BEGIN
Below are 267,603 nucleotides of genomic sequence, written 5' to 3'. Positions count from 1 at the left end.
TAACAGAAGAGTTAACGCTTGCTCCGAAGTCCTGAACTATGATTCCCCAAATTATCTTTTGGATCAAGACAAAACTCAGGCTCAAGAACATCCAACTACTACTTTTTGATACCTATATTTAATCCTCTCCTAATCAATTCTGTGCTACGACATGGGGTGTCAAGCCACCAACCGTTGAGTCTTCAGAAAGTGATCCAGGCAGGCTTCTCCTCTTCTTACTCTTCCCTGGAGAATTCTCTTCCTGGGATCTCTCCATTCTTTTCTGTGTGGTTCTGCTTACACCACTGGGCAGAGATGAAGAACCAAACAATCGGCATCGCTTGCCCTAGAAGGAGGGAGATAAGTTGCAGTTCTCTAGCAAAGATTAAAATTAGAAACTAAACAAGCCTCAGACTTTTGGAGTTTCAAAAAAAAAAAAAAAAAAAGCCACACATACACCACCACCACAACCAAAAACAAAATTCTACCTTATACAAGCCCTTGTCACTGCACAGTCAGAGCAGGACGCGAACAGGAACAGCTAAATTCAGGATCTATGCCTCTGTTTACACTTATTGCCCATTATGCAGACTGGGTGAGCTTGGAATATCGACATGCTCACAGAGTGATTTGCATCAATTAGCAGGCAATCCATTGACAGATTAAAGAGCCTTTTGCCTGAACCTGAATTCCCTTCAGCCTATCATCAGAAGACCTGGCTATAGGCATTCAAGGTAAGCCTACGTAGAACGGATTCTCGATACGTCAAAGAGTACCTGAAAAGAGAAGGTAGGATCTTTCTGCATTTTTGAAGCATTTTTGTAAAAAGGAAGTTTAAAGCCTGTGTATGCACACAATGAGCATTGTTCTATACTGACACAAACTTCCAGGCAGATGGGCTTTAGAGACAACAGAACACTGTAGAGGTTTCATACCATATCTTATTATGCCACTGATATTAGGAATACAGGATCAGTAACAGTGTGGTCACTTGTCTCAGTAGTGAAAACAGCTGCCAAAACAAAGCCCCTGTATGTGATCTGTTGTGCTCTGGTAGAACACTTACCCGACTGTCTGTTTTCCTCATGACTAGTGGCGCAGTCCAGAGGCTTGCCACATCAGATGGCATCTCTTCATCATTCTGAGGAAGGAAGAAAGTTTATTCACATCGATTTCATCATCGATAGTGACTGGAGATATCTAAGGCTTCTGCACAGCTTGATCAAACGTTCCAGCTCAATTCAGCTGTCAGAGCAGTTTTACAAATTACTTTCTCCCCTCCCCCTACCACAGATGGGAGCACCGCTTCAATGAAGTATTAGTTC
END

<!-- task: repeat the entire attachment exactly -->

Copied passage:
Below are 267,603 nucleotides of genomic sequence, written 5' to 3'. Positions count from 1 at the left end.
TAACAGAAGAGTTAACGCTTGCTCCGAAGTCCTGAACTATGATTCCCCAAATTATCTTTTGGATCAAGACAAAACTCAGGCTCAAGAACATCCAACTACTACTTTTTGATACCTATATTTAATCCTCTCCTAATCAATTCTGTGCTACGACATGGGGTGTCAAGCCACCAACCGTTGAGTCTTCAGAAAGTGATCCAGGCAGGCTTCTCCTCTTCTTACTCTTCCCTGGAGAATTCTCTTCCTGGGATCTCTCCATTCTTTTCTGTGTGGTTCTGCTTACACCACTGGGCAGAGATGAAGAACCAAACAATCGGCATCGCTTGCCCTAGAAGGAGGGAGATAAGTTGCAGTTCTCTAGCAAAGATTAAAATTAGAAACTAAACAAGCCTCAGACTTTTGGAGTTTCAAAAAAAAAAAAAAAAAAAGCCACACATACACCACCACCACAACCAAAAACAAAATTCTACCTTATACAAGCCCTTGTCACTGCACAGTCAGAGCAGGACGCGAACAGGAACAGCTAAATTCAGGATCTATGCCTCTGTTTACACTTATTGCCCATTATGCAGACTGGGTGAGCTTGGAATATCGACATGCTCACAGAGTGATTTGCATCAATTAGCAGGCAATCCATTGACAGATTAAAGAGCCTTTTGCCTGAACCTGAATTCCCTTCAGCCTATCATCAGAAGACCTGGCTATAGGCATTCAAGGTAAGCCTACGTAGAACGGATTCTCGATACGTCAAAGAGTACCTGAAAAGAGAAGGTAGGATCTTTCTGCATTTTTGAAGCATTTTTGTAAAAAGGAAGTTTAAAGCCTGTGTATGCACACAATGAGCATTGTTCTATACTGACACAAACTTCCAGGCAGATGGGCTTTAGAGACAACAGAACACTGTAGAGGTTTCATACCATATCTTATTATGCCACTGATATTAGGAATACAGGATCAGTAACAGTGTGGTCACTTGTCTCAGTAGTGAAAACAGCTGCCAAAACAAAGCCCCTGTATGTGATCTGTTGTGCTCTGGTAGAACACTTACCCGACTGTCTGTTTTCCTCATGACTAGTGGCGCAGTCCAGAGGCTTGCCACATCAGATGGCATCTCTTCATCATTCTGAGGAAGGAAGAAAGTTTATTCACATCGATTTCATCATCGATAGTGACTGGAGATATCTAAGGCTTCTGCACAGCTTGATCAAACGTTCCAGCTCAATTCAGCTGTCAGAGCAGTTTTACAAATTACTTTCTCCCCTCCCCCTACCACAGATGGGAGCACCGCTTCAATGAAGTATTAGTTC